a critiQal film review Weird Science (1985)

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Plot: Teen misfits Gary (Hall) and Wyatt (Mitchell-Smith) design their ideal woman on a computer, and a freak electrical accident brings her to life in the form of the lovely, superhuman Lisa (LeBrock). She outfits Gary and Wyatt in cool clothes, surprises them with a Porsche and helps them stand up to jerks Ian (Downey Jr.) and Max (Rusler). But, all the while, the boys must hide Lisa's existence from Chet (Paxton), Wyatt's nightmare of a big brother.

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While perusing the NetFlix® instant viewing options (as I often tend to do on the weekends), I stumbled across a classic 80’s movie I hadn’t seen since, well, the 80’s: Weird Science. Since I was looking for a movie to watch (and review), I figured I’d found my choice. But, would the comedy I vaguely remember from the 80’s still be worth watching nearly 20 years later, or had I stumbled across another film destroyed by time?

Anthony Michael Hall. He first hit it big thanks to his ability to play a nerd in John Hughes’ flicks in the 80’s, and has since transformed himself into a heartthrob star (see sci-fi series “The Dead Zone”). While he’s barely recognizable these days as the nerd he once played – both in terms of looks and his much-improved acting abilities – both personas have something unique to contribute.

In Weird Science, he’s not as completely in his element as a nerd as he was in films like The Breakfast Club (1985) or Sixteen Candles (1984), but the storyline – about a nerd who becomes popular – seems to be a mirror of what actually happened to him, so that seems to give the character a bit more of a depth to it than Hughes – or Hall himself, for that matter – actually intended.

His co-nerd, Ilan Mitchell-Smith, on the other hand, isn’t nearly as well known, and based on his performance in Weird Science, that’s not really a big surprise. He’s mostly there to channel a young, frantically neurotic Woody Allen, and fret about whatever is happening around him – and to let Anthony Michael Hall try to bounce his patented nerdiness off of.

Bill Paxton, as a mean older brother to Mitchell-Smith’s Wyatt, unleashes his funny side, delivering some of the best lines of the film (telling his brother to “cover-up” the panties Wyatt finds himself in by whipping off his own towel, revealing himself naked underneath) with a deadpan delivery that will have viewers laughing every time they see him. Sure, it’s not his best comedic performance (that has to be his turn in True Lies) but it did showcase a comedic side that viewers of the time didn’t even know he had.

Kelly LeBrock, on the other hand, seems the most comfortable of the lot, playing through each situation with a sly grin, as if she’s the only one in on the film’s silly secrets. It works well for her, and while her career may have fizzled a bit after Weird Science (Seagal-starrer Hard to Kill (1990) was really her only other film that got nearly as big as this one, and most probably won’t remember her as well from that one), the viewer is pretty sure she isn’t aware of how memorable her role in this film would become. Thankfully, since she’s able to give what would turn out to be the performance of her career with a playfulness that viewers will find themselves latching onto amidst the bizarre happenings of the film.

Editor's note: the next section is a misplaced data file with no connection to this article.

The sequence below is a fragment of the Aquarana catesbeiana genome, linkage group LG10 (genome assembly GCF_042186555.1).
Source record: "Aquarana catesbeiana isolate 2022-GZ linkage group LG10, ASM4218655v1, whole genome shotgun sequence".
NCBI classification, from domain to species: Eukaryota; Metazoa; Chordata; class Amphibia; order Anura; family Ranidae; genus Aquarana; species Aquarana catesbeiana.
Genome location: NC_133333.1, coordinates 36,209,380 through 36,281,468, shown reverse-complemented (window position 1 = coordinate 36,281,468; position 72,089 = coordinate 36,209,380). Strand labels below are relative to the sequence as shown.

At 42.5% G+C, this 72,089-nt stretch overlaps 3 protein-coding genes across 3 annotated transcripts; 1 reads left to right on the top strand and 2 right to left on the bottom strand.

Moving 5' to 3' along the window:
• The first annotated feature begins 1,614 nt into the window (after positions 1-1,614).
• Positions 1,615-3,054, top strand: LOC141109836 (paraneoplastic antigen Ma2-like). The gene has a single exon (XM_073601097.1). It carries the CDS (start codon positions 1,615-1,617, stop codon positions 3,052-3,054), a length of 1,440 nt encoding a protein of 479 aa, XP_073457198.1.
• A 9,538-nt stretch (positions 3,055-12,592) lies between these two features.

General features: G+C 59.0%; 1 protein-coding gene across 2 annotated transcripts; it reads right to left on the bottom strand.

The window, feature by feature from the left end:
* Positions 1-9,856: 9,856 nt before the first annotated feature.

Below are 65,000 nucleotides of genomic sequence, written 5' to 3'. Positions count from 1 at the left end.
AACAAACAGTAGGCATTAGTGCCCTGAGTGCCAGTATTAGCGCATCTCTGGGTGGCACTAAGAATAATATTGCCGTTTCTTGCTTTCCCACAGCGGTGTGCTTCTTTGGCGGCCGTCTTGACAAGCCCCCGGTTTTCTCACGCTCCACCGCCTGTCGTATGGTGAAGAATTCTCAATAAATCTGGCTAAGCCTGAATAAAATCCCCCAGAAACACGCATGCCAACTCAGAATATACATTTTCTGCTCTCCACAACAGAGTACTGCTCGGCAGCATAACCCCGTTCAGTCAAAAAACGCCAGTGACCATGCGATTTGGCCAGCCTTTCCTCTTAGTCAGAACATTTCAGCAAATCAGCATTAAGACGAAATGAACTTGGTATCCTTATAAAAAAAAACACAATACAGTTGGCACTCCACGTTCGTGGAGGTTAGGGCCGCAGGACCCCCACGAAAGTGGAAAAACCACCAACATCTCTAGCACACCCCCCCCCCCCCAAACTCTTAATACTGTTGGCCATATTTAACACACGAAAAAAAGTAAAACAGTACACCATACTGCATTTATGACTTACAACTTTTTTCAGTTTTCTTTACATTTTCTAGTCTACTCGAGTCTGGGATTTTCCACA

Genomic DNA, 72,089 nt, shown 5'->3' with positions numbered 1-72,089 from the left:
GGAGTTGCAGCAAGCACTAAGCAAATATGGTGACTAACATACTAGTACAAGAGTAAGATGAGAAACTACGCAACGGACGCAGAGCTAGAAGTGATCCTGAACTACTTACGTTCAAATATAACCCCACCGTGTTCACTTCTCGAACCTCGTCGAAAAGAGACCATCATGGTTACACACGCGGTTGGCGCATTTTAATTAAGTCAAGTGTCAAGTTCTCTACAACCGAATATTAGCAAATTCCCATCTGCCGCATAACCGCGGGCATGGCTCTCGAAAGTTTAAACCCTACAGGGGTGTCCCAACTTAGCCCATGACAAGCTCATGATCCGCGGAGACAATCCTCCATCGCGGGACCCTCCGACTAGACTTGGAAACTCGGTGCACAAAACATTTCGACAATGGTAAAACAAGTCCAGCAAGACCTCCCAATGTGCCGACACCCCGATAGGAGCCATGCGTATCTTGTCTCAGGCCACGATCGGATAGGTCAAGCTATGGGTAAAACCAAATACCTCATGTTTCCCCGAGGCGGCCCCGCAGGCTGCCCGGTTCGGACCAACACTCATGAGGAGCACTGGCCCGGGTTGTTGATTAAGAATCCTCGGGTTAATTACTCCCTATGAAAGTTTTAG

Weird Science is easily the most fantastical of Hughes’ films. While he usually tended to ground his films in reality, Weird Science throws reality on it’s head and goes for the fantasy at every turn – and the creation of a nerd’s dream come true in fantasy woman Lisa is just the beginning. From bikers (looking like they just stepped out of Mad Max 2: The Road Warrior (1982)) literally crashing a party to grandparents frozen in catatonic states to a person being turned into what looks to be a slimier version of Pizza the Hutt from Spaceballs, the “science” just keeps getting weirder and weirder.

If you’re going in to Weird Science expecting another Hughes’ classic this-might-actually-happen teen angst scenario, you’re going to be shocked at what this film has to offer. The teen angst is still there, and the film works out as you would expect from a Hughes’ flick, but on the way, reality takes a vacation and fantasy takes over completely.

Even the ending leaves viewers wondering how much of the film was fantasy and how much actually happened to these two nerds, with Weird Science wrapping up a bit too quickly to tie up all of it’s loose ends, and an added sequence that does nothing but confuse viewers even more.

Trying to blend fantasy and reality together enough to make the viewers wonder what is real and what isn’t, Weird Science is a trippy comedy that showed that while Hughes could do a film not grounded in reality, it really wasn’t what he was best at. Even so, it’s still got it’s moments, even nearly 20 years later.

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